Origin Spotlight: Basilio Fuscich, Green Coffee Trader, Co. Honducafé

Bent Dietrich Jr, Coffee Trader at American Coffee Corporation, chatted with Basilio Fusich, trader at the renowned and highly-regarded Cohonducafé. A coffee exporter in Honduras, Cohonducafé leverages its local knowledge and relationships to share Honduran coffee with every corner of the globe. 

The interview below has been lightly edited and condensed for clarity.  

Basilio representing Cohonducafe at a trade show.

When was Co. Honducafe founded? How did you get your start in the coffee industry and at Co. Honducafe? 

November 1999. Coffee has always been part of my life. Ever since I was a kid, coffee has been a topic of conversation. I officially began to work at Honducafe right after I finished my master’s degree in Coffee Economics and Science from Universita del Caffé in Illy in Trieste, Italy. 

What is the current socio-economic climate for coffee growers, exporters, and stakeholders in Honduras?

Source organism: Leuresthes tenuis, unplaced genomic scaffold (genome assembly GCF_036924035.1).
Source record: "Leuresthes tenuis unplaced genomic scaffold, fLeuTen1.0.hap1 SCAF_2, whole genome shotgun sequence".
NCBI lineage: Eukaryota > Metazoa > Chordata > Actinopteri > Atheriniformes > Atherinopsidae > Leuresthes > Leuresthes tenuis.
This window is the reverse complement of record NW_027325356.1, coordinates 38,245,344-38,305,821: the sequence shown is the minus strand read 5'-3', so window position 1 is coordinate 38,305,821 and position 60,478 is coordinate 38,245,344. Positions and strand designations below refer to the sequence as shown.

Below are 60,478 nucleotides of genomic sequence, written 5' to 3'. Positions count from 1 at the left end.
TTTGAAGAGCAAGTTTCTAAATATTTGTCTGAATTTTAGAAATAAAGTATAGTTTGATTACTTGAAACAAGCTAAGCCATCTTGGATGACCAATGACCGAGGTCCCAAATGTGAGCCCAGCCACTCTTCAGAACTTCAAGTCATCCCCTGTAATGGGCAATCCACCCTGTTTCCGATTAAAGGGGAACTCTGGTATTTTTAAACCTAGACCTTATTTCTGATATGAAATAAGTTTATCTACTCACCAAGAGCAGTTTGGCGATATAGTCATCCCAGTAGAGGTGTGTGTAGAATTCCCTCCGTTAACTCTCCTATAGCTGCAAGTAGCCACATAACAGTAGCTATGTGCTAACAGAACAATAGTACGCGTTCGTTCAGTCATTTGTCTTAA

These last couple of years have been very harsh for all parties involved. Back in the 2018/2019 crop, the market was below levels of $100, then during COVID-19 came the 2019/2020 crop, and then we had hurricanes Eta and Iota in [the span of] 15 days for crop 2020/2021 — and are still suffering from the pandemic. Ever since I began in the industry, the country has been climbing uphill every year to be able to export its crop. 

What are the biggest challenges young members of the coffee industry face in Honduras? 

There is already a lot of competition in the industry and adding the hardships of COVID-19 will make it more challenging. The reason I mention Covid is that the economic impact on small businesses here will be very long term. The economy is extremely dependent on coffee and any changes to the supply chain pressure the entire economy. 

The freight rates are increasing, causing all our necessary goods to [go up in price] rapidly. At the end of the day, younger and newer farmers are more susceptible cost increases. The real challenge will be keeping younger people engaged in the industry long-term.